Conspicuously printed or written matter is intended to be used on the exposed face of the .said flaps 1 2, 12, such, for instance, as the data concerning protection by patent or the like, or the name or symbol of a trade-mark,

c said outer backer outer face of middle member B can or other desirable and more or less valuble insignia bearing on the business or calling of the sender of the postal-sheet. Besides, I further prefer to cut an elongated opening 17 in the lower left-hand corner of the said closure-member C (Figs. 1 and 2) that is covered on the inner side of the latter by the transparent sheet 16 and serves the somewhat desirable purpose of viewing (Fig. 4) the return-address of the. said sender which is printed, as shown in Fig. 3 and best indicated at 18 in the upper left-hand corner. of the outer face of the said innermost-member A of the unfolded postal-sheet in its initial state ready for use. In the elongated figure or rectangle 19, Fig. 3, I show how the addressees name is written in the proper place for viewing-alignment with the said sightopening 15 when the members A, B and C have been folded into their closed condition, ready for mailing or other delivery, as seen in Fig. 4. The message is written on the inner faces of the said constituent members 'A and B, below the fold-line E, and it is obvious that the business letter-head of the sender can be printed or otherwise impressed on the inner'face of the said member B commensurately or symmerti'cally below the said fold-line E and just preceding the messagespace. Important or other surplus data that there is no room for on the inner faces of the members A andB of the postal-sheet can be written in the unused space on the outer face of member A provided they are not conflicting with the rectangles or spaces allotted tothe sending and return addresses noted on ace of member Ain Fig. 3. The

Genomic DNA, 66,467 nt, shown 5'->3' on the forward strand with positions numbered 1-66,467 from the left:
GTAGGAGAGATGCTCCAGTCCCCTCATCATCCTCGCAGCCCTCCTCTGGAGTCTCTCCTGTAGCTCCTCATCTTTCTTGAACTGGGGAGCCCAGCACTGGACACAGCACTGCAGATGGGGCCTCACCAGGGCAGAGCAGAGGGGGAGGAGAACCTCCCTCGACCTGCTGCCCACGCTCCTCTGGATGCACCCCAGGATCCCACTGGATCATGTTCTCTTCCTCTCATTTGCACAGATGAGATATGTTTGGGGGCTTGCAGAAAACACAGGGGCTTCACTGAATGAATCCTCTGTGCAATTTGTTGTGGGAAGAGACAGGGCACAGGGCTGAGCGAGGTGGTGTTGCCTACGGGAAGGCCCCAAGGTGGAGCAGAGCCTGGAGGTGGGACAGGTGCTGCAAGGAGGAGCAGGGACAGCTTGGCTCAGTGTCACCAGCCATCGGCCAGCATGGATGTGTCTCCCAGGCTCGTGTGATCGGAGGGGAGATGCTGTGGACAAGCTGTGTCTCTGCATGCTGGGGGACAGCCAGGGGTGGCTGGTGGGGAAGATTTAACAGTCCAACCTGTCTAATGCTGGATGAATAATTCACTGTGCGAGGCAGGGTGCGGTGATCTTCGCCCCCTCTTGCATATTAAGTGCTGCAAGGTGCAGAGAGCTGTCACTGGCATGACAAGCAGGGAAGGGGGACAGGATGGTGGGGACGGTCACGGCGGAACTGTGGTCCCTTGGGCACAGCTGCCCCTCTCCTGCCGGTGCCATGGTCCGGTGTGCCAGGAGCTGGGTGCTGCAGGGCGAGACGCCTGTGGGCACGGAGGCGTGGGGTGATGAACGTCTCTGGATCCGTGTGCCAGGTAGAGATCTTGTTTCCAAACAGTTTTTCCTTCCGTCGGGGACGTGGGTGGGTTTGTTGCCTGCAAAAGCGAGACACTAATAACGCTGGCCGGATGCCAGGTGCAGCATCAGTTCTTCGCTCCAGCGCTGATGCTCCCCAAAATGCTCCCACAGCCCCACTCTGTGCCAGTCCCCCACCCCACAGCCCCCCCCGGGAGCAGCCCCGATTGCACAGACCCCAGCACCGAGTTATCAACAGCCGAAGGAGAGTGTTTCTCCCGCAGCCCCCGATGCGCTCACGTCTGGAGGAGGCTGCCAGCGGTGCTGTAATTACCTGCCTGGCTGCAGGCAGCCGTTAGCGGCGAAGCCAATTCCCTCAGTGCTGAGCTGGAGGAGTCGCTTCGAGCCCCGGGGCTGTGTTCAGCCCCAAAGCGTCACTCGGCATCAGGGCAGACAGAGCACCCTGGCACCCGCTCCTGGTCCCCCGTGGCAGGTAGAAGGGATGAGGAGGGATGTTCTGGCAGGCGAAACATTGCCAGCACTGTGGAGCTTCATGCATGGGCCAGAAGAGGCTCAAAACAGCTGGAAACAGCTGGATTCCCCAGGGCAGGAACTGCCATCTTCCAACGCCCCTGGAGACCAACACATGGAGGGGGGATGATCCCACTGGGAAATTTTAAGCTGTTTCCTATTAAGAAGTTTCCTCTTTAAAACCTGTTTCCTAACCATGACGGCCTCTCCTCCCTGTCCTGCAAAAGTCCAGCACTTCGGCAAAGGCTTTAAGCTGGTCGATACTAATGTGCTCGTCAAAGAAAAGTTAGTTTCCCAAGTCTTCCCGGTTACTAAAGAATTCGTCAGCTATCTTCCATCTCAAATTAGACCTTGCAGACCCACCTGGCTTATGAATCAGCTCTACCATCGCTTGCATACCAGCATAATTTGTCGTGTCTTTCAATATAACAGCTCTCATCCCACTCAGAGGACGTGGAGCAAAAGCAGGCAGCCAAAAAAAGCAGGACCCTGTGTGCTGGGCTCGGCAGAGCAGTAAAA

. be utilized for advertising or other information purposes. g